She added, “As my career developed, it was fun; he wore me like a rose in his buttonhole.”

Dr. Lezak labored at clinics and taught psychology at Portland State College (now University) and the University of Portland from 1949 till she started her 19-year tenure on the V.A. hospital in 1966. In 1985, she left to show on the Oregon Health & Science University, the place she was a professor of neurology, neurosurgery and psychiatry till 2005. She lengthy had a personal observe, and she or he continued to see sufferers till a number of years in the past.

As early as 1982, Dr. Lezak sounded an alarm concerning the influence of head accidents incurred by athletes; in 1999 and 2001, she was an writer and researcher of research that discovered cognitive impairment in beginner {and professional} soccer gamers attributable to repeatedly utilizing their heads to hit the ball. She and Erik Matser, a co-author of each research, warned of second-impact syndrome by which a seemingly innocent blow to the pinnacle may cause a critical damage.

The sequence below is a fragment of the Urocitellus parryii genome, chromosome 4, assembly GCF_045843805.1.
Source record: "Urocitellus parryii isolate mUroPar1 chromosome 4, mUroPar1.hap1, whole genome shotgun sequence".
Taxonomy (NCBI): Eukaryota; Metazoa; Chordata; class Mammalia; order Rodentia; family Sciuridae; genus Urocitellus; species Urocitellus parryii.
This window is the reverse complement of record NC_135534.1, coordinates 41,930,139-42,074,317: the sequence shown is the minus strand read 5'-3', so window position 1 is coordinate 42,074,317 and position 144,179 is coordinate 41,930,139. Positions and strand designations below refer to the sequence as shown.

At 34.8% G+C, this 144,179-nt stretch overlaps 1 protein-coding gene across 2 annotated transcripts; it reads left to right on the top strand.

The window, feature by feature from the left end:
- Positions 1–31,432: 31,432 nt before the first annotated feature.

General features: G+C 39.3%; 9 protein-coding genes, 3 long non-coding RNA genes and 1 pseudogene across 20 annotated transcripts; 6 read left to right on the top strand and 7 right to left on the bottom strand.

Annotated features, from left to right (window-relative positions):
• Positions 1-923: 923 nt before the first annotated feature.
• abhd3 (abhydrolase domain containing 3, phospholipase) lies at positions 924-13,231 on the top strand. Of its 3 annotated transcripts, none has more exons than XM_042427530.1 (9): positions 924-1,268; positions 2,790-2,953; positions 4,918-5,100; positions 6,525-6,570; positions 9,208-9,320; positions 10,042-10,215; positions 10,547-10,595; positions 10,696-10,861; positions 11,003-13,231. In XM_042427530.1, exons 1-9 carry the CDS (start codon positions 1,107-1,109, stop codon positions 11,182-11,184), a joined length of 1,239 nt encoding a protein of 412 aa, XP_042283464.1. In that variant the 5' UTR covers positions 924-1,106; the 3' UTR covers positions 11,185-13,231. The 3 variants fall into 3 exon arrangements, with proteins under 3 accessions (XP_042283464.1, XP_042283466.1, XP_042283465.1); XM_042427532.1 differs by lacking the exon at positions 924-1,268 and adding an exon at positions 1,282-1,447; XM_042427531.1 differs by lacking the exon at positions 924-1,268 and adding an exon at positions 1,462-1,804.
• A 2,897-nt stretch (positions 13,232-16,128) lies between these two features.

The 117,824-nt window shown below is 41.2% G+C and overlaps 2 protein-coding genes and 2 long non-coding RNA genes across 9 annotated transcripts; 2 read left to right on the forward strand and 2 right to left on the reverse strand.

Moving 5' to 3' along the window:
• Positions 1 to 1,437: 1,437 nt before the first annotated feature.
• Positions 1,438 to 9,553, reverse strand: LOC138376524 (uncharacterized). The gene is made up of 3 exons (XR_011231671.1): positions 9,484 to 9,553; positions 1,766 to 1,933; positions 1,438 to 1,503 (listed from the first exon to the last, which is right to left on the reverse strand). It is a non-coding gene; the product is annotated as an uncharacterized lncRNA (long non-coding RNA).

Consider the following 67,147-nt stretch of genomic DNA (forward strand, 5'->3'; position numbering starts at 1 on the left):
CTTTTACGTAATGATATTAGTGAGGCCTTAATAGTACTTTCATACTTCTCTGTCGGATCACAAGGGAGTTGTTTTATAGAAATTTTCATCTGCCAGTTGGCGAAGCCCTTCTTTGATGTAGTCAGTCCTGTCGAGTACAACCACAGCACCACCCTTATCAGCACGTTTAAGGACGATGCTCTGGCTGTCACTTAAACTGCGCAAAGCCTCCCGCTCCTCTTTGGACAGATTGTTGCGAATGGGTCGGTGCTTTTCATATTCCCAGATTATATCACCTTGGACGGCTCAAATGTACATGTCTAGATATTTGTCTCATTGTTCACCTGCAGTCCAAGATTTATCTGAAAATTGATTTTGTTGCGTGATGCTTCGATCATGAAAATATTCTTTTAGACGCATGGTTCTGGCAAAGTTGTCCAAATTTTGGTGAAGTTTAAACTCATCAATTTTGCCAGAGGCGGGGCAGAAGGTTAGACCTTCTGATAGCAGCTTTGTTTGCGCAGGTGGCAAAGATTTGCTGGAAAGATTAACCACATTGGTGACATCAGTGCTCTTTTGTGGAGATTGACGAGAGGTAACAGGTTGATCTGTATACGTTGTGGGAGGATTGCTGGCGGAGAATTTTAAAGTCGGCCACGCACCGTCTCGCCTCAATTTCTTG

“I’d say that anybody under the age of 18 should not be heading,” she informed The New York Times in 2001. “I think there’s some risks you just don’t take, because if you do have damage to the brain, there will be some residuals, and they won’t go away.”

She was additionally an knowledgeable witness in varied authorized instances, together with one in 2011 by which she concluded that Gary Haugen, a twice-convicted assassin who was sitting on dying row in Oregon and needed to be executed, had a “delusional disorder that makes him incompetent to be executed.” Mr. Haugen stated he hadn’t given his permission to make use of the outcomes of Dr. Lezak’s examination as a part of his protection legal professionals’ effort to dam his execution.

Dr. Lezak is survived by her daughters, Anne and Miriam Lezak, and 9 grandchildren. Her son, David, died in 2014. Her husband died in 2006.

In her interview with Dr. Haaland, Dr. Lezak recalled that earlier than her textbook was printed, sufferers with mind issues and dysfunction got a battery of ordinary exams by technicians, who gave the outcomes to a psychologist.

“God forbid the psychologist ever really saw the patient!” she stated. “My book emphasized focusing on the patient and doing what was appropriate for the patient, not the test purveyor.”

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